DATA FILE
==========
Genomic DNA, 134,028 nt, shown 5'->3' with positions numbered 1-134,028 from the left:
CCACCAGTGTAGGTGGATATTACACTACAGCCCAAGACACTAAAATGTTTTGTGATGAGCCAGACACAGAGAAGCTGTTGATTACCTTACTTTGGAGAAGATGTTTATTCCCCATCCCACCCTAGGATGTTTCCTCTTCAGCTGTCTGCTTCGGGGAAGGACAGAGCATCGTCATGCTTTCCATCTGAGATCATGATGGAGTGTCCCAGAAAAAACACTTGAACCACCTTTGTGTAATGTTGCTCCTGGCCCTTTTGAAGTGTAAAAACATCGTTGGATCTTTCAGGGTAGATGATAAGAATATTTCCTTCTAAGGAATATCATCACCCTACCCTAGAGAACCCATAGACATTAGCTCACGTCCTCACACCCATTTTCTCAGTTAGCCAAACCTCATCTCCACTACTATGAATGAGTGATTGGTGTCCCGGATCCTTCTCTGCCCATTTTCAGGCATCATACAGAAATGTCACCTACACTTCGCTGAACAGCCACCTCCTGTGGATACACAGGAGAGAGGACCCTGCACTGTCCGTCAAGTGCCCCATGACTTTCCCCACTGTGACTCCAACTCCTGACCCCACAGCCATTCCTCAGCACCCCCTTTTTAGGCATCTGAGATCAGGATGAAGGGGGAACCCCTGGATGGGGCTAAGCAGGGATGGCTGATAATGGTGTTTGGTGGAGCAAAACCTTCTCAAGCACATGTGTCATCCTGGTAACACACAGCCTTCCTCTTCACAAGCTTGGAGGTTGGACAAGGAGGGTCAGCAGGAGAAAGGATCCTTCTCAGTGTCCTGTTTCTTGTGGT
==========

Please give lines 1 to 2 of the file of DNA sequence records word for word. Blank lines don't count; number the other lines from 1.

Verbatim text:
Genomic DNA, 134,028 nt, shown 5'->3' with positions numbered 1-134,028 from the left:
CCACCAGTGTAGGTGGATATTACACTACAGCCCAAGACACTAAAATGTTTTGTGATGAGCCAGACACAGAGAAGCTGTTGATTACCTTACTTTGGAGAAGATGTTTATTCCCCATCCCACCCTAGGATGTTTCCTCTTCAGCTGTCTGCTTCGGGGAAGGACAGAGCATCGTCATGCTTTCCATCTGAGATCATGATGGAGTGTCCCAGAAAAAACACTTGAACCACCTTTGTGTAATGTTGCTCCTGGCCCTTTTGAAGTGTAAAAACATCGTTGGATCTTTCAGGGTAGATGATAAGAATATTTCCTTCTAAGGAATATCATCACCCTACCCTAGAGAACCCATAGACATTAGCTCACGTCCTCACACCCATTTTCTCAGTTAGCCAAACCTCATCTCCACTACTATGAATGAGTGATTGGTGTCCCGGATCCTTCTCTGCCCATTTTCAGGCATCATACAGAAATGTCACCTACACTTCGCTGAACAGCCACCTCCTGTGGATACACAGGAGAGAGGACCCTGCACTGTCCGTCAAGTGCCCCATGACTTTCCCCACTGTGACTCCAACTCCTGACCCCACAGCCATTCCTCAGCACCCCCTTTTTAGGCATCTGAGATCAGGATGAAGGGGGAACCCCTGGATGGGGCTAAGCAGGGATGGCTGATAATGGTGTTTGGTGGAGCAAAACCTTCTCAAGCACATGTGTCATCCTGGTAACACACAGCCTTCCTCTTCACAAGCTTGGAGGTTGGACAAGGAGGGTCAGCAGGAGAAAGGATCCTTCTCAGTGTCCTGTTTCTTGTGGT